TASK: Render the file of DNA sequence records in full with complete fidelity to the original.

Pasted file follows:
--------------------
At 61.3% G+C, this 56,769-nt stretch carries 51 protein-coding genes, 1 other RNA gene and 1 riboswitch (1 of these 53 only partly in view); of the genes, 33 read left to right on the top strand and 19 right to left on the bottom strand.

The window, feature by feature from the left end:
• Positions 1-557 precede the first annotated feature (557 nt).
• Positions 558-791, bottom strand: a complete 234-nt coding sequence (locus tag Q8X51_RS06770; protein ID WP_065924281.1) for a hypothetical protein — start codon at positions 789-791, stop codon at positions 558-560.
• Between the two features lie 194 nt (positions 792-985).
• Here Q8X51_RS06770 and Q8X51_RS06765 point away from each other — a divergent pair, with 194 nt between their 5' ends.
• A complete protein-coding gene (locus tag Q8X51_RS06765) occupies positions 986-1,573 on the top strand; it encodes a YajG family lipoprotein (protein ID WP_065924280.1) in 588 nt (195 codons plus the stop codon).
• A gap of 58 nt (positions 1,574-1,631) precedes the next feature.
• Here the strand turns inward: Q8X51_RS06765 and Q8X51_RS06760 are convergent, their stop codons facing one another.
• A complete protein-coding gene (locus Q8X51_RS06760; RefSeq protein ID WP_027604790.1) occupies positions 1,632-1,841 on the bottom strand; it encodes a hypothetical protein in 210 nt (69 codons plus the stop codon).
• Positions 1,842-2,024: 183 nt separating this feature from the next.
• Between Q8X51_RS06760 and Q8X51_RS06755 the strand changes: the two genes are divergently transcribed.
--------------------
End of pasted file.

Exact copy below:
At 61.3% G+C, this 56,769-nt stretch carries 51 protein-coding genes, 1 other RNA gene and 1 riboswitch (1 of these 53 only partly in view); of the genes, 33 read left to right on the top strand and 19 right to left on the bottom strand.

The window, feature by feature from the left end:
• Positions 1-557 precede the first annotated feature (557 nt).
• Positions 558-791, bottom strand: a complete 234-nt coding sequence (locus tag Q8X51_RS06770; protein ID WP_065924281.1) for a hypothetical protein — start codon at positions 789-791, stop codon at positions 558-560.
• Between the two features lie 194 nt (positions 792-985).
• Here Q8X51_RS06770 and Q8X51_RS06765 point away from each other — a divergent pair, with 194 nt between their 5' ends.
• A complete protein-coding gene (locus tag Q8X51_RS06765) occupies positions 986-1,573 on the top strand; it encodes a YajG family lipoprotein (protein ID WP_065924280.1) in 588 nt (195 codons plus the stop codon).
• A gap of 58 nt (positions 1,574-1,631) precedes the next feature.
• Here the strand turns inward: Q8X51_RS06765 and Q8X51_RS06760 are convergent, their stop codons facing one another.
• A complete protein-coding gene (locus Q8X51_RS06760; RefSeq protein ID WP_027604790.1) occupies positions 1,632-1,841 on the bottom strand; it encodes a hypothetical protein in 210 nt (69 codons plus the stop codon).
• Positions 1,842-2,024: 183 nt separating this feature from the next.
• Between Q8X51_RS06760 and Q8X51_RS06755 the strand changes: the two genes are divergently transcribed.